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Tofino Local Profile: Park Ranger Pete Clarkson

As a small boy in Ottawa, Pete Clarkson grew up knowing he wanted to live a life of danger and adventure. And he has spent the last three decades doing just that.

The Visitor Safety Specialist – better known as Park Ranger Pete – is a key member of the full-time staff of about 35 people who keep Pacific Rim National Park and the wild and woolly West Coast Trail safe for visitors.

Before Pete moved to Tofino 15 years ago, he’d been stationed in Jasper National Park where he was more likely to deal with avalanche forecasting than rainstorms, tide surges and tsunami warnings. Over his 30-year career in park management, he’s led countless search and rescue missions and many mountainside and ocean evacuations. Now, though, he’s more likely to be found focusing on the beauty of nature rather than its raw fury.

Part of Pete’s job includes research and conservation of seabirds and shorebirds in the national park, especially during the spring coastal migration that takes flight each year from March to May. He’s thrilled to report that the Tofino Mudflats were recently designated as part of the Western Hemisphere Shorebird Reserve Network, recognizing them as one of the most important shorebird migration areas in the Western Hemisphere. And you can expect to see Ranger Pete leading bird-watching trips during the annual Tofino Shorebird Festival in early May.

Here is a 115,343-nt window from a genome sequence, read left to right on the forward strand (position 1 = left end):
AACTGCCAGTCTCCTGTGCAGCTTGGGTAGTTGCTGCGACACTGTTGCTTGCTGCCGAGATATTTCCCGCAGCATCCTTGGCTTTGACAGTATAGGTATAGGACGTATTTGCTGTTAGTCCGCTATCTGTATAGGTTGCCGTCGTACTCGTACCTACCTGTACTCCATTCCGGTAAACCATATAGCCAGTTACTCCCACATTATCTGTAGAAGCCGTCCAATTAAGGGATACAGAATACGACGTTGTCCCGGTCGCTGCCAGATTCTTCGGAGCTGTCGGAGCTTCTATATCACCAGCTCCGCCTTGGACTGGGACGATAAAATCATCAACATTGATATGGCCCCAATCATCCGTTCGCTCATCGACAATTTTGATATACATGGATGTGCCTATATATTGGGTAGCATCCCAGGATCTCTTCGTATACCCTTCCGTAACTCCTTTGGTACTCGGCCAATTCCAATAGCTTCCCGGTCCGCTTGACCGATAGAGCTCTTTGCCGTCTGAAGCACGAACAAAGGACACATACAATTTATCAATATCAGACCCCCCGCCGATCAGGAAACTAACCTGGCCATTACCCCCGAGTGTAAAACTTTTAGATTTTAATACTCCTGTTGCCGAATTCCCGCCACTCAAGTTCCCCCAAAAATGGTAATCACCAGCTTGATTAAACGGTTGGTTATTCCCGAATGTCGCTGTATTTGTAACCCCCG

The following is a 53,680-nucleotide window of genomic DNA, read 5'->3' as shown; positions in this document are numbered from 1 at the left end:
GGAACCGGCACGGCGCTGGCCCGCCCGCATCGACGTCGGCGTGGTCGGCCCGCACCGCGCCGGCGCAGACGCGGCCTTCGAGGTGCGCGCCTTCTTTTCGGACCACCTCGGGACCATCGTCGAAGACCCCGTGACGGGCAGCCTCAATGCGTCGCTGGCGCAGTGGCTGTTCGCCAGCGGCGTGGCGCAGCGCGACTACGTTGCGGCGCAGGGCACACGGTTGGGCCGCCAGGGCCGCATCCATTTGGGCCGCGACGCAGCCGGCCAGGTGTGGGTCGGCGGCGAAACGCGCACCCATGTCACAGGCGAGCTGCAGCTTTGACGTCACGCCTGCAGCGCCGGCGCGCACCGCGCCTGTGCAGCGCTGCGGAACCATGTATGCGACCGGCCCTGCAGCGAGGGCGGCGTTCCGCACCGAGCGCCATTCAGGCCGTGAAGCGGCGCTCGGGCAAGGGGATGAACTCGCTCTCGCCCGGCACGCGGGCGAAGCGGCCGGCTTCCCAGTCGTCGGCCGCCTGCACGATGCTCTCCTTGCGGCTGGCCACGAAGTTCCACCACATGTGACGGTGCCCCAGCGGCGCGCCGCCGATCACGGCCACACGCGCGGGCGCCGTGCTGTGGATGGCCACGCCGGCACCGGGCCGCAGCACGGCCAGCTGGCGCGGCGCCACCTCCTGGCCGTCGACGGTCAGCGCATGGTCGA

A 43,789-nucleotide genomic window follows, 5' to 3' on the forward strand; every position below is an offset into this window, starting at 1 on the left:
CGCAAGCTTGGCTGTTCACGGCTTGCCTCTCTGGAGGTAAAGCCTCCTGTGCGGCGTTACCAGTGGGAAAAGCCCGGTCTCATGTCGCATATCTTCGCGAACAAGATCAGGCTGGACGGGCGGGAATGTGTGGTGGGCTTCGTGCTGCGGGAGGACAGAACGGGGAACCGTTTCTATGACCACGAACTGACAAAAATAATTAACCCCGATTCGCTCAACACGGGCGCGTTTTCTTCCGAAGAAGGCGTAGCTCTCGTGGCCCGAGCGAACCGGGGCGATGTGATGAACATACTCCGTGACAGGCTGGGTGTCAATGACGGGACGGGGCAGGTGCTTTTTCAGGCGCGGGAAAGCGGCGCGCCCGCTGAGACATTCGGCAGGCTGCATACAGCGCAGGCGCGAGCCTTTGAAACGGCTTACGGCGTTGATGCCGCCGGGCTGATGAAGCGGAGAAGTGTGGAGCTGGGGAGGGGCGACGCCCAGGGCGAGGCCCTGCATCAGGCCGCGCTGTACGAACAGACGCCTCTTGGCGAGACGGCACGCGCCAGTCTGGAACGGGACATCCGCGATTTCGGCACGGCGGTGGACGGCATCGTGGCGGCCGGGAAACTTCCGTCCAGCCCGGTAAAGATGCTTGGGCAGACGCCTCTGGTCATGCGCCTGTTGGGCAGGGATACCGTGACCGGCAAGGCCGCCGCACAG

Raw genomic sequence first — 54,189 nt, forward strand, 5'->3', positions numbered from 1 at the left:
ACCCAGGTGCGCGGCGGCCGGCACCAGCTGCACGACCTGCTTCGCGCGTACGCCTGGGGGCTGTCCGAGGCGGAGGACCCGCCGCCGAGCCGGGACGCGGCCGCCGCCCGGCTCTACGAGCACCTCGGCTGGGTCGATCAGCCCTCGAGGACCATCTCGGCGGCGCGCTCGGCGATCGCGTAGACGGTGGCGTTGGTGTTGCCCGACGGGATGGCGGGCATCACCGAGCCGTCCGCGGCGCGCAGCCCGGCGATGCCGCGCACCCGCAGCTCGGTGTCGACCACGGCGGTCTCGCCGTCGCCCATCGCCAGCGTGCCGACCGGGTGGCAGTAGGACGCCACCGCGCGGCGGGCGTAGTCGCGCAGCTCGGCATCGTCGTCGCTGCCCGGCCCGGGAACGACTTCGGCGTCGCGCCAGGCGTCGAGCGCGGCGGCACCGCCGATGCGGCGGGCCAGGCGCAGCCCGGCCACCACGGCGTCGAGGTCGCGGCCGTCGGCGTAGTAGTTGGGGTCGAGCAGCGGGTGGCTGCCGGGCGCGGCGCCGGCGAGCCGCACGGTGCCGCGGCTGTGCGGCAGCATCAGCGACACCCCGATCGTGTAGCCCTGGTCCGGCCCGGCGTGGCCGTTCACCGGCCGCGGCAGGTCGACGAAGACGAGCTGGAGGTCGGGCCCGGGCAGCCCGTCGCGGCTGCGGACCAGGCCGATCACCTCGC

While he’s keeping tabs on our feathered friends, he’s also got an eye out for the debris left on the beaches after a storm. Not only is it part of his official duties to keep the park pristine, but the colours, textures and weathered shapes of what others might consider just flotsam and jetsam inspire his artistic soul.

Coming from a family of artists, he had long yearned to find an art form that matched his adventurous spirit. In Tofino, all of his worlds came together, just like the bits of flotsam and jetsam he transforms into beautiful works of art. Now his art is gaining him international attention. One of his most famous pieces, “Float-em Pole,” a totem-like sculpture assembled from plastic barrels, discarded floats and driftwood, has led to his participation in Lost and Found, a soon-to-be-released documentary on the attempts to salvage the 25 million tonnes of floating debris from Japan’s 2011 earthquake and tsunami.

To see more of Pete’s art and learn more about this remarkable bird-watching, life-saving, memorial-making man of the Pacific, visit his website at www.peteclarkson.com.

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